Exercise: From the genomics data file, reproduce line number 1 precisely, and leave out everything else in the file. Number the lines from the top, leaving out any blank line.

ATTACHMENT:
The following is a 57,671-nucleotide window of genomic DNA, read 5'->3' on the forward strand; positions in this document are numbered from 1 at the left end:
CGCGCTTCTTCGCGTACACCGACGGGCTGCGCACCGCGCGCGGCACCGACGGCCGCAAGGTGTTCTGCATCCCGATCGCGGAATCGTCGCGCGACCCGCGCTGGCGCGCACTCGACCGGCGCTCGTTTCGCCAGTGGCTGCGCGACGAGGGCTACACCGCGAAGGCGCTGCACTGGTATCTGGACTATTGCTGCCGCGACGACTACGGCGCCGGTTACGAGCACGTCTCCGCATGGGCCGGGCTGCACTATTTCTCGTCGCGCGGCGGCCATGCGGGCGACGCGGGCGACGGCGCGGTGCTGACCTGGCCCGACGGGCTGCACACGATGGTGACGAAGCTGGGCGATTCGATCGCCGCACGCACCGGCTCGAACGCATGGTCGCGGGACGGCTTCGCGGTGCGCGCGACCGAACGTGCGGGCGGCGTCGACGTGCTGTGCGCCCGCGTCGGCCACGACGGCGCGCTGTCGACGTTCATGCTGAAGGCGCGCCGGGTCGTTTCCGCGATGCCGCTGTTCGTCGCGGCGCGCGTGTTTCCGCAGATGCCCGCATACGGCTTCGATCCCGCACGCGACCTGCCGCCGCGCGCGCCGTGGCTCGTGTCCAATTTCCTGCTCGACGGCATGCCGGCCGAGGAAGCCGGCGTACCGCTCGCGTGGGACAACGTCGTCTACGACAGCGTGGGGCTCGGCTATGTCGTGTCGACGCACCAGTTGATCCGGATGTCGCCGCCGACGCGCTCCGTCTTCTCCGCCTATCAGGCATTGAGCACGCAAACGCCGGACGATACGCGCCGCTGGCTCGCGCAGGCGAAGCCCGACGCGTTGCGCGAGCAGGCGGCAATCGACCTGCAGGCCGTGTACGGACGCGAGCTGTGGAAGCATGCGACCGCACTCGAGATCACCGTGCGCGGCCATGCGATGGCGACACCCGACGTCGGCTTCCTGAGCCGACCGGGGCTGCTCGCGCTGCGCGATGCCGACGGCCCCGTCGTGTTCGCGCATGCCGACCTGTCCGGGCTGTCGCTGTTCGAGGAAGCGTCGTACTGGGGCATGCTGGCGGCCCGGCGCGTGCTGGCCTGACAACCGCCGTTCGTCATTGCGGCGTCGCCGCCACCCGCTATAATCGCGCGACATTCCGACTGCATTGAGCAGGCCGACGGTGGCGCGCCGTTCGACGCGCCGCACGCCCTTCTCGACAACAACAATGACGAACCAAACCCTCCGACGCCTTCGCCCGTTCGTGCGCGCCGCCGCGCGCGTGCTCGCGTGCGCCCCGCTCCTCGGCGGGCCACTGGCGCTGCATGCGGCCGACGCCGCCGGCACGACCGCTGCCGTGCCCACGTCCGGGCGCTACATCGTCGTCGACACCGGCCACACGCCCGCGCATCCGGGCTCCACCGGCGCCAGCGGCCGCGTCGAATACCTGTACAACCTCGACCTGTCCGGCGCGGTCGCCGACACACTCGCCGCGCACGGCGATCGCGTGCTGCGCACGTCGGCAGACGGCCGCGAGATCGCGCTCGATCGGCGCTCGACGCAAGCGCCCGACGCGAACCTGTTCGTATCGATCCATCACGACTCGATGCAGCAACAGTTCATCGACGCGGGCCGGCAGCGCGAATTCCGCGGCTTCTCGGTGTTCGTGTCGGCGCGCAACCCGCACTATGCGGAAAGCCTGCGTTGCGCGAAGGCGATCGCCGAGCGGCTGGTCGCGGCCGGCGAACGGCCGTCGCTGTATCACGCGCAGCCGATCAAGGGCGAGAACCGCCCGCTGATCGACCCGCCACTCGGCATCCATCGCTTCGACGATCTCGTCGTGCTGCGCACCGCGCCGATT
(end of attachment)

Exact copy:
The following is a 57,671-nucleotide window of genomic DNA, read 5'->3' on the forward strand; positions in this document are numbered from 1 at the left end: